In 2011 the growth in rape by juveniles (34%) over 2010 was again among the highest. Other growth figures that were higher than this included dowry deaths (63.5%) and abduction of women (53.5%) – both crimes against women. According to NCRB data for 2011, 64% of all juvenile criminals fall in the age group of 16-18. In 2011, 33,887 juveniles were arrested for 25,178 instances of crime. Of these, 1,211 juveniles fell in the 7-12 years age group, 11,019 fell in the 12-16 years age group while 21,657 fell in the 16-18 years age group. In Delhi itself, of the 925 boys arrested for juvenile crimes in 2011, 567 were in the 16-18 years age group.

Again, while the debate on the issue of revisiting age limit in juvenile crimes has focused on the juvenile justice act being a reformatory tool, the NCRB data is not very encouraging, especially in case of Delhi. Close to 22%, out of all juvenile criminals in Delhi, were repetitive offenders in contrast to the national average of 11.5%. Sources say even this data gives a very conservative figure as only those convicted earlier are called repetitive offenders. Also, those who have turned adults and continued in crime are not included. The grim picture this paints is a reflection of the failure of remand homes to reform juveniles.

Even the argument that broken families and children without parents lead to more juveniles taking to crime falls flat if the NCRB data is any indication. It shows that in 2011, only 5.7% of all juveniles arrested were found to be homeless. The rest either stayed with their parents (81.3%) or relatives.

However, socio-economic conditions have been a factor. A large chunk of the offenders come from extremely poor families making for close to 57% of all juvenile criminals. Lack of education is another important factor with over 55% juvenile criminals being with illiterate or limited to primary education.

Across the country, Madhya Pradesh, Maharashtra, Chhattisgarh, Andhra Pradesh, Rajasthan, and Gujarat accounted for close to 70% of all juvenile crimes registered in 2011. Madhya Pradesh led the pack in rape cases with 271 cases, followed UP (146) and Maharashtra (125). Delhi recorded 47 cases of rapes by juveniles. All together make for over 50% of all rape cases by juveniles.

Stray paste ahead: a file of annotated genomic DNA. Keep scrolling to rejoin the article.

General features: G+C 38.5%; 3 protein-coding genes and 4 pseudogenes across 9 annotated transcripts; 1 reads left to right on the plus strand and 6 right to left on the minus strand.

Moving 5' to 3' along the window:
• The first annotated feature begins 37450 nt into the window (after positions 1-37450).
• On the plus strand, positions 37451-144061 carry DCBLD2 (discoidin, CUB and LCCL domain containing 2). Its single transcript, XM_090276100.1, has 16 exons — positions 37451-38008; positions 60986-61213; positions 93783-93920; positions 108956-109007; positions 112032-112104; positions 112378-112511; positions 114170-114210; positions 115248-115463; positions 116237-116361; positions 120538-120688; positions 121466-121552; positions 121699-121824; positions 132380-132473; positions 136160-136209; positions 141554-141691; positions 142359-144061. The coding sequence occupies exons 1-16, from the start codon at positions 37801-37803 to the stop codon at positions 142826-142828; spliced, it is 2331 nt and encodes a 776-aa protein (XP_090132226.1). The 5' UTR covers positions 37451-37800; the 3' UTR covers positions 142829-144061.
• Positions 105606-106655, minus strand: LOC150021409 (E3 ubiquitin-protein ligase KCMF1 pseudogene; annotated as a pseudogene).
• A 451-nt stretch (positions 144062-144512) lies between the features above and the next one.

It is widely proved that early-phase intervention represents the best approach to preventing juvenile delinquency. In order to prevent juvenile crimes, we have to deal not only with maladjusted children whose difficulties bring them before Law, but also with those who while not violating laws are disturbing others in school and other places. First of all, we should identify such juveniles and give them treatment. Prevention requires individual, group, organizational efforts that aim at keeping juveniles from breaking the law.

CONCLUSION

From the above discussion, we can say that serious crimes like rape and murder also go unpunished with the offender wearing the grab of juvenility. Juvenile crimes cannot be stopped only through the proper implementation and amendments of the Juvenile Justice Act. In order to reform the juvenile in conflict with Law, the juvenile system as a whole needs to be reformed first. The ramshackle conditions of observation homes and juvenile justice boards need to be addressed immediately. The nation must strike to provide education, health care, sanitation and housing to every child. Apart from multiple laws governing children, there exist many other problems at the grassroots level. Government-sponsored children’s homes are often unable to accommodate neglected children. Children are sometimes even kept in jail. Thus, there is a problem in the execution of laws pertaining to children and the maintenance of children’s homes due to both a lack of awareness of child rights and India’s burgeoning child population.

Juvenile crimes cannot be stopped only through the proper implementation and amendments of the Juvenile Justice Act. It is vital to make aware of civil society about this disease that exists in our sick society. Juveniles involved in crimes are not criminals, in fact, they are victims of society. Juvenile delinquency can be stopped at an early stage, provided special care is taken both at home and in school. Parents and teachers play a significant role in nurturing the mind of a child. Instead of labeling them as “criminals” or “delinquents,” steps need to be taken to give them a scope of rectification and it would be better if the errors in their lives (involving social and psychological) are brought to their notice. The problem of child crime like many other social evils is linked up with the imperfections and maladjustment of our society. The idea is gradually gaining wider acceptance that juvenile delinquent needs the sympathy and understanding of our society and not the heavy hand of the law.

Formatted on February 13th, 2019.

One Reply to “Rights of Juvenile in India”

Leave a Reply

Your email address will not be published. Required fields are marked *